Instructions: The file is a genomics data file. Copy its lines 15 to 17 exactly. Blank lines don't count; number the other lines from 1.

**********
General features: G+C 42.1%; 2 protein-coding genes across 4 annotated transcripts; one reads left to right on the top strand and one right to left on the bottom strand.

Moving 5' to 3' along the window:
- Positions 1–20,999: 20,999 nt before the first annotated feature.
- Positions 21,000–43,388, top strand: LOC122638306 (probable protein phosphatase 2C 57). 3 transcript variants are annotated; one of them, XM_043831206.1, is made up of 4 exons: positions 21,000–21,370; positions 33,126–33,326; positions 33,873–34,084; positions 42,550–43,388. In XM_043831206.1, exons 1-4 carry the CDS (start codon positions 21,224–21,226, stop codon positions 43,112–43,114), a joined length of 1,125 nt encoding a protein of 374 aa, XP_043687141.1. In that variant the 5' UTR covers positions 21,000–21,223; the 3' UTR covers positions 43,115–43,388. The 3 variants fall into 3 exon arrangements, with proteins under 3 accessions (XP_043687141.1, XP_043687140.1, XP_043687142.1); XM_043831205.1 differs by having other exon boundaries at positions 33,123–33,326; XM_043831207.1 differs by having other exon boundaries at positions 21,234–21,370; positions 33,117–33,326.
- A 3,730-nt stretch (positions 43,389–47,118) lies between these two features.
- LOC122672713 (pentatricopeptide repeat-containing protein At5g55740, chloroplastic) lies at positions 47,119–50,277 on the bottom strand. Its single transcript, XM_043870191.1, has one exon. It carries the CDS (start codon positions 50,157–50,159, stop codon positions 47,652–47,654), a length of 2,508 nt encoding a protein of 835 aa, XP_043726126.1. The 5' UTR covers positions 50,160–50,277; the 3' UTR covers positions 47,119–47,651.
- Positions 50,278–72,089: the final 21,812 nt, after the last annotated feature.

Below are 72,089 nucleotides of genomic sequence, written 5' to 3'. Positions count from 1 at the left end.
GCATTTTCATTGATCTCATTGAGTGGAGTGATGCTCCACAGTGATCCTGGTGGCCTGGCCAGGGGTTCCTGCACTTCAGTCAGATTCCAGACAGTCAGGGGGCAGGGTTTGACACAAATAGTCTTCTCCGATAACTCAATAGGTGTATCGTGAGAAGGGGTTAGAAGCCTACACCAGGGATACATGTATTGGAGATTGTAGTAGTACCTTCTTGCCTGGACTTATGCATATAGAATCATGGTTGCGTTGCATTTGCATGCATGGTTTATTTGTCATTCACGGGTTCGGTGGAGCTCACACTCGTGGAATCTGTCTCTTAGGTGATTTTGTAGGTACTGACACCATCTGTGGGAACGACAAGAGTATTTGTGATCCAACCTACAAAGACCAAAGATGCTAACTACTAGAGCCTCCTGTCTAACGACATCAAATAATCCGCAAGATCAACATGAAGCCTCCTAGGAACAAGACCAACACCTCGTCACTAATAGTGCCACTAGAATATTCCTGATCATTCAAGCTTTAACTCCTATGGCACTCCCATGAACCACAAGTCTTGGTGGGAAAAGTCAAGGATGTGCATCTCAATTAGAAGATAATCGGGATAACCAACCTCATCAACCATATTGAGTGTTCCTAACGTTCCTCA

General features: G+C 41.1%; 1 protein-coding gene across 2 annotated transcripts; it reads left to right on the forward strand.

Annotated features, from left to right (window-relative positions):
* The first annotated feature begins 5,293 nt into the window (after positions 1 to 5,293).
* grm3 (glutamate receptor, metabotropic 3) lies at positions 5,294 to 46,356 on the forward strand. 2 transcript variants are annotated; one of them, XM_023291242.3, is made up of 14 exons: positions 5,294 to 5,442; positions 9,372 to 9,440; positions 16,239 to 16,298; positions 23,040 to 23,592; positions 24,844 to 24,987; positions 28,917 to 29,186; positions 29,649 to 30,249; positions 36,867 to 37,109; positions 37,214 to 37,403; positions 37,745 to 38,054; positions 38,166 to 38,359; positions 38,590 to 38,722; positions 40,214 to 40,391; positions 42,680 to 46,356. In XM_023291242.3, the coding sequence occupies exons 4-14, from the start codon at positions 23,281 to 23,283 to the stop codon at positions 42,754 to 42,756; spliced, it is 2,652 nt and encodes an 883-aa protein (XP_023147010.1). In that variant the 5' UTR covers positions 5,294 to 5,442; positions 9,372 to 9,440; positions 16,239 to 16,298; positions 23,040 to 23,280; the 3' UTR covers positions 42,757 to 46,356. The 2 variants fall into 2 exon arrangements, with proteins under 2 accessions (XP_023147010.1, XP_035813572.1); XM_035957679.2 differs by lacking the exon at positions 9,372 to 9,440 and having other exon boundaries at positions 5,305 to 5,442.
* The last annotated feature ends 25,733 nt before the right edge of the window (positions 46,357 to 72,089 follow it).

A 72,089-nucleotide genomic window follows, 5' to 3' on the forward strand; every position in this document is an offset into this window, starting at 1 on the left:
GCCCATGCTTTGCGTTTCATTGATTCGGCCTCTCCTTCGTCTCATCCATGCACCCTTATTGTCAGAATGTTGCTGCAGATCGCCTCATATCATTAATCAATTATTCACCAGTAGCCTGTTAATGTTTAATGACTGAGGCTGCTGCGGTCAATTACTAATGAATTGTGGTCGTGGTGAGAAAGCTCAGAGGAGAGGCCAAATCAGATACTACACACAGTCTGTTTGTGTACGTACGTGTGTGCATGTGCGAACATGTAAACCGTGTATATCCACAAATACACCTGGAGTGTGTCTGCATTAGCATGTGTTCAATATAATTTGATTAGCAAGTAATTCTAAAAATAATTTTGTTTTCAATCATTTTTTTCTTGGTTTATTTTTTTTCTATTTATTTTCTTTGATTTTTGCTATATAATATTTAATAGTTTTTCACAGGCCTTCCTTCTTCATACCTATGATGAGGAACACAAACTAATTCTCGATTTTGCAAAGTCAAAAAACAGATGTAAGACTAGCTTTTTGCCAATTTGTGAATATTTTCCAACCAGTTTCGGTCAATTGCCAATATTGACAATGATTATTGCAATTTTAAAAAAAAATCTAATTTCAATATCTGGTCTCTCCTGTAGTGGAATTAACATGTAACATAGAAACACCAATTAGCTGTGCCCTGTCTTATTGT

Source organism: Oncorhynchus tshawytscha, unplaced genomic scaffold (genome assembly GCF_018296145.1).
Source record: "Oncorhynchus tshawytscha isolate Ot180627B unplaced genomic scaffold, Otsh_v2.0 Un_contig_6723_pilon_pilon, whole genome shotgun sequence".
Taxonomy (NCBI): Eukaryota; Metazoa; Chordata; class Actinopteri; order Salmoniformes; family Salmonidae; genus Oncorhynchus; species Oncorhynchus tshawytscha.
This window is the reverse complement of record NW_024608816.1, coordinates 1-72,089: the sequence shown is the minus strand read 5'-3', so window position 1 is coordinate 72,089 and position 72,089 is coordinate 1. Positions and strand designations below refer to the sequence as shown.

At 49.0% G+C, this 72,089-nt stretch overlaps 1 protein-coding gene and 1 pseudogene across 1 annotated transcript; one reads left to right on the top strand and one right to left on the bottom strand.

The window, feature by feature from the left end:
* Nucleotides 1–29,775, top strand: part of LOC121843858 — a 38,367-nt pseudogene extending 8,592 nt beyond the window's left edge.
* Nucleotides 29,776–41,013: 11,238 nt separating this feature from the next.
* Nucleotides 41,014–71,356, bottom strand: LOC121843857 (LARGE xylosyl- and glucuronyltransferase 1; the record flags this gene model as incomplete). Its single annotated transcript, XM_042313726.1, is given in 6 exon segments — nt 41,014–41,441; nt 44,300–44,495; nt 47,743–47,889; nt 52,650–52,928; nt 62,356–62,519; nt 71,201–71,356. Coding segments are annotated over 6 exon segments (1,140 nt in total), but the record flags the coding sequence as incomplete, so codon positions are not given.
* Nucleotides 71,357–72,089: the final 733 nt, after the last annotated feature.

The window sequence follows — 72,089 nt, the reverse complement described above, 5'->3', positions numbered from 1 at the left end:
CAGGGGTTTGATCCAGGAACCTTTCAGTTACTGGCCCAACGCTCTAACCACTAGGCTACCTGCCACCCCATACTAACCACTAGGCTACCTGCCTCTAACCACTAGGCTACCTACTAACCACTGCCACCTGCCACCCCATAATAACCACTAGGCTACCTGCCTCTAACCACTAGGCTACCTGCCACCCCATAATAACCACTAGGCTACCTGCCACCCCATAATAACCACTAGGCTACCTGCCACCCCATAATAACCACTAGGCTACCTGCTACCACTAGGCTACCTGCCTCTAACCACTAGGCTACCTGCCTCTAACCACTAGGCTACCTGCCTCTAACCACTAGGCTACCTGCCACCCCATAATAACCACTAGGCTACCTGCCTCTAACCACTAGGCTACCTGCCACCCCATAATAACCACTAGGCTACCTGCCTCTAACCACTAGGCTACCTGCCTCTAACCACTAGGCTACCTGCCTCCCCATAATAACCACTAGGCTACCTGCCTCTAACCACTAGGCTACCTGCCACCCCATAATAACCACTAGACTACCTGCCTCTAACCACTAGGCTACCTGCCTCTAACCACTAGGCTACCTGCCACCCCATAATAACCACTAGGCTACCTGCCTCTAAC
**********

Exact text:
A 72,089-nucleotide genomic window follows, 5' to 3' on the forward strand; every position in this document is an offset into this window, starting at 1 on the left:
GCCCATGCTTTGCGTTTCATTGATTCGGCCTCTCCTTCGTCTCATCCATGCACCCTTATTGTCAGAATGTTGCTGCAGATCGCCTCATATCATTAATCAATTATTCACCAGTAGCCTGTTAATGTTTAATGACTGAGGCTGCTGCGGTCAATTACTAATGAATTGTGGTCGTGGTGAGAAAGCTCAGAGGAGAGGCCAAATCAGATACTACACACAGTCTGTTTGTGTACGTACGTGTGTGCATGTGCGAACATGTAAACCGTGTATATCCACAAATACACCTGGAGTGTGTCTGCATTAGCATGTGTTCAATATAATTTGATTAGCAAGTAATTCTAAAAATAATTTTGTTTTCAATCATTTTTTTCTTGGTTTATTTTTTTTCTATTTATTTTCTTTGATTTTTGCTATATAATATTTAATAGTTTTTCACAGGCCTTCCTTCTTCATACCTATGATGAGGAACACAAACTAATTCTCGATTTTGCAAAGTCAAAAAACAGATGTAAGACTAGCTTTTTGCCAATTTGTGAATATTTTCCAACCAGTTTCGGTCAATTGCCAATATTGACAATGATTATTGCAATTTTAAAAAAAAATCTAATTTCAATATCTGGTCTCTCCTGTAGTGGAATTAACATGTAACATAGAAACACCAATTAGCTGTGCCCTGTCTTATTGT

Source organism: Oncorhynchus tshawytscha, unplaced genomic scaffold (genome assembly GCF_018296145.1).